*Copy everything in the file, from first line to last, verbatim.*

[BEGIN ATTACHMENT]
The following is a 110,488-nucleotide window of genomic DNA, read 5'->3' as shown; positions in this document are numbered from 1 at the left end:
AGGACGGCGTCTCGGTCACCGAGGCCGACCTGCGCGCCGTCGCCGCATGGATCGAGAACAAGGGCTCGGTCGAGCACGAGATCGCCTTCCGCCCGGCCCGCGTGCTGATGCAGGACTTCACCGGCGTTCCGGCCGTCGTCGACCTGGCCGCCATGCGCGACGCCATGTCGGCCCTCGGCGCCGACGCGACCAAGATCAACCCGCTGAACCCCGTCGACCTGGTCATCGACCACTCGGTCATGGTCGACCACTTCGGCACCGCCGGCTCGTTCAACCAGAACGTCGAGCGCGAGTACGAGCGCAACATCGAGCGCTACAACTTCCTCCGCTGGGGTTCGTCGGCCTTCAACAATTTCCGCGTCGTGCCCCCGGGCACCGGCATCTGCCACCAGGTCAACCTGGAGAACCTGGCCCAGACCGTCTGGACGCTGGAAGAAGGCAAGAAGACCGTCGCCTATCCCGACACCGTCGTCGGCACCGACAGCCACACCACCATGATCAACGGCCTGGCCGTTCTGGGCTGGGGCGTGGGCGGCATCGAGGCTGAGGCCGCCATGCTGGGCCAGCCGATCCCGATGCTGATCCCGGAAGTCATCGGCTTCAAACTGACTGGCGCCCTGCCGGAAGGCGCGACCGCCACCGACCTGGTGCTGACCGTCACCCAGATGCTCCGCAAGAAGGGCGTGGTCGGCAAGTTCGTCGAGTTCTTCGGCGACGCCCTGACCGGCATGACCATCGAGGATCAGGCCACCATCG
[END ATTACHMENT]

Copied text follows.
The following is a 110,488-nucleotide window of genomic DNA, read 5'->3' as shown; positions in this document are numbered from 1 at the left end:
AGGACGGCGTCTCGGTCACCGAGGCCGACCTGCGCGCCGTCGCCGCATGGATCGAGAACAAGGGCTCGGTCGAGCACGAGATCGCCTTCCGCCCGGCCCGCGTGCTGATGCAGGACTTCACCGGCGTTCCGGCCGTCGTCGACCTGGCCGCCATGCGCGACGCCATGTCGGCCCTCGGCGCCGACGCGACCAAGATCAACCCGCTGAACCCCGTCGACCTGGTCATCGACCACTCGGTCATGGTCGACCACTTCGGCACCGCCGGCTCGTTCAACCAGAACGTCGAGCGCGAGTACGAGCGCAACATCGAGCGCTACAACTTCCTCCGCTGGGGTTCGTCGGCCTTCAACAATTTCCGCGTCGTGCCCCCGGGCACCGGCATCTGCCACCAGGTCAACCTGGAGAACCTGGCCCAGACCGTCTGGACGCTGGAAGAAGGCAAGAAGACCGTCGCCTATCCCGACACCGTCGTCGGCACCGACAGCCACACCACCATGATCAACGGCCTGGCCGTTCTGGGCTGGGGCGTGGGCGGCATCGAGGCTGAGGCCGCCATGCTGGGCCAGCCGATCCCGATGCTGATCCCGGAAGTCATCGGCTTCAAACTGACTGGCGCCCTGCCGGAAGGCGCGACCGCCACCGACCTGGTGCTGACCGTCACCCAGATGCTCCGCAAGAAGGGCGTGGTCGGCAAGTTCGTCGAGTTCTTCGGCGACGCCCTGACCGGCATGACCATCGAGGATCAGGCCACCATCG